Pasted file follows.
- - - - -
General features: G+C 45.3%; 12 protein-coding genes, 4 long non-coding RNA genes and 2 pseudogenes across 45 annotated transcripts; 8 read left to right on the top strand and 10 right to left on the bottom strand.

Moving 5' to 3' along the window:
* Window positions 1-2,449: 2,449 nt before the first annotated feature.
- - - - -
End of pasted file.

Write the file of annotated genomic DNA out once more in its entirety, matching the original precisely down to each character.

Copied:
General features: G+C 45.3%; 12 protein-coding genes, 4 long non-coding RNA genes and 2 pseudogenes across 45 annotated transcripts; 8 read left to right on the top strand and 10 right to left on the bottom strand.

Moving 5' to 3' along the window:
* Window positions 1-2,449: 2,449 nt before the first annotated feature.